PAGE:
__/ [ Big Bill ] on Monday 01 May 2006 21:42 \__
> On Mon, 01 May 2006 18:10:07 +0100, Roy Schestowitz
> <newsgroups@xxxxxxxxxxxxxxx> wrote:
>>__/ [ Big Bill ] on Saturday 29 April 2006 20:19 \__
>>> What's the way that Amazon determine the "like that" choices, you
>>> know, people who bought that book also bought, etc? What's the proper
>>> name for it?
>>I think they are using users' profile/history to study correlation between
>>books. They have a large sample set to learn from. It's a bit like spam
>>filters, only in a positive setting.
>>It's probably somewhat of a contextual reference. I am not sure what they
>>call it, but they patented the idea, which I think is outrageous.
> They apparently share it, there's an online radio station using
> RealAudio that uses it. Not Pandora, although that's arguably similar,
> something else.
It's not unprecedented. Some music player that I use (AmaroK) uses similar
ideas. I wrote about it last year and even included a reference to a radio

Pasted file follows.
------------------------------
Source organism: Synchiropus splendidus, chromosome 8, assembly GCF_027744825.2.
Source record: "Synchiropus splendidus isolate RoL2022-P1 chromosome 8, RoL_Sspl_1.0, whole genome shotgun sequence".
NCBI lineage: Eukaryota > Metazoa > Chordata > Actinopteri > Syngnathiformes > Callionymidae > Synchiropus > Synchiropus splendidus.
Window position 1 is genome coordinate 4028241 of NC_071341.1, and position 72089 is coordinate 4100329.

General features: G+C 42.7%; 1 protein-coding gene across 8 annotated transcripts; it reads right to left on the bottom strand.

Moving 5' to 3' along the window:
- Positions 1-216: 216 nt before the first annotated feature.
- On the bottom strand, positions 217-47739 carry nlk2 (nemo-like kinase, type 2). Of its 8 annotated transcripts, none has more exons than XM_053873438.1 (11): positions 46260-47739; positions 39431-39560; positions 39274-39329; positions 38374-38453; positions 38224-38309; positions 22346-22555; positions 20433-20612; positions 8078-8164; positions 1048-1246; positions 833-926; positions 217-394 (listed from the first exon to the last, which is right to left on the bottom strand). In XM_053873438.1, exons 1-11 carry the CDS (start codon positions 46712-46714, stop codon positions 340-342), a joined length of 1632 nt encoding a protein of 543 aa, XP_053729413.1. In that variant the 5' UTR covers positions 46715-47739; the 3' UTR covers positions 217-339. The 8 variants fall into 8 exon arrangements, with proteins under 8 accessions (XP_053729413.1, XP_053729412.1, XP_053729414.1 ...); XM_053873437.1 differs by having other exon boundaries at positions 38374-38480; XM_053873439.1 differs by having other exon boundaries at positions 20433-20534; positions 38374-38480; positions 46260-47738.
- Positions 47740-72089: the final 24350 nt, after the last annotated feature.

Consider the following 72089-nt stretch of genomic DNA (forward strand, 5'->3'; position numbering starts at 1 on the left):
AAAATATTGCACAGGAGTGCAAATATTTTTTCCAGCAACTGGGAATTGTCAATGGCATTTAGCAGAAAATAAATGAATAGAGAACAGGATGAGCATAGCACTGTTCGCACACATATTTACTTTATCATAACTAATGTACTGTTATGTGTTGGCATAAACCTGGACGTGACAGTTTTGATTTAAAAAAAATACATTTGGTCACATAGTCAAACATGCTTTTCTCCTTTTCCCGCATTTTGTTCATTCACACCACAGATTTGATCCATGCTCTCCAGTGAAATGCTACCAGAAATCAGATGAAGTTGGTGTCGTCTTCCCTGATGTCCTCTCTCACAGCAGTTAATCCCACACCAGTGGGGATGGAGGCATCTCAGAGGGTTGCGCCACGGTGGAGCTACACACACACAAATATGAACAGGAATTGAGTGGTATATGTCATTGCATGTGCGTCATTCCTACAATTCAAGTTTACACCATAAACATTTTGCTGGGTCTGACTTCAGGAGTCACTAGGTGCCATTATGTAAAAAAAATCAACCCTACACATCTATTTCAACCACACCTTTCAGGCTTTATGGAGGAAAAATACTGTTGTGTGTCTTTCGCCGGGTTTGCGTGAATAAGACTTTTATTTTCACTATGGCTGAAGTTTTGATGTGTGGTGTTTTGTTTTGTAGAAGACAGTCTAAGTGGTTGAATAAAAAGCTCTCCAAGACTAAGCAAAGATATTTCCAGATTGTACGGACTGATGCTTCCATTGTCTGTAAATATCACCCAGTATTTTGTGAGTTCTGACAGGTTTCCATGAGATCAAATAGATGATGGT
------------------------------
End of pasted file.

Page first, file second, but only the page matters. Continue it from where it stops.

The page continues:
station that did exactly that.
The method has become rather outspread recently. iTunes is no exception as it
recommends music online.
>>that since the very dawn of time people knew that people's past preferences
>>reflected on future preferences and friends' choices could be treated as
>>though they were recommendations. Amazon's patent is the electronic
>>equivalent, only phrased more eloquently and technically in a patent
>>application, which I believe was filed and authorised. Courts will tell if
>>its value holds.
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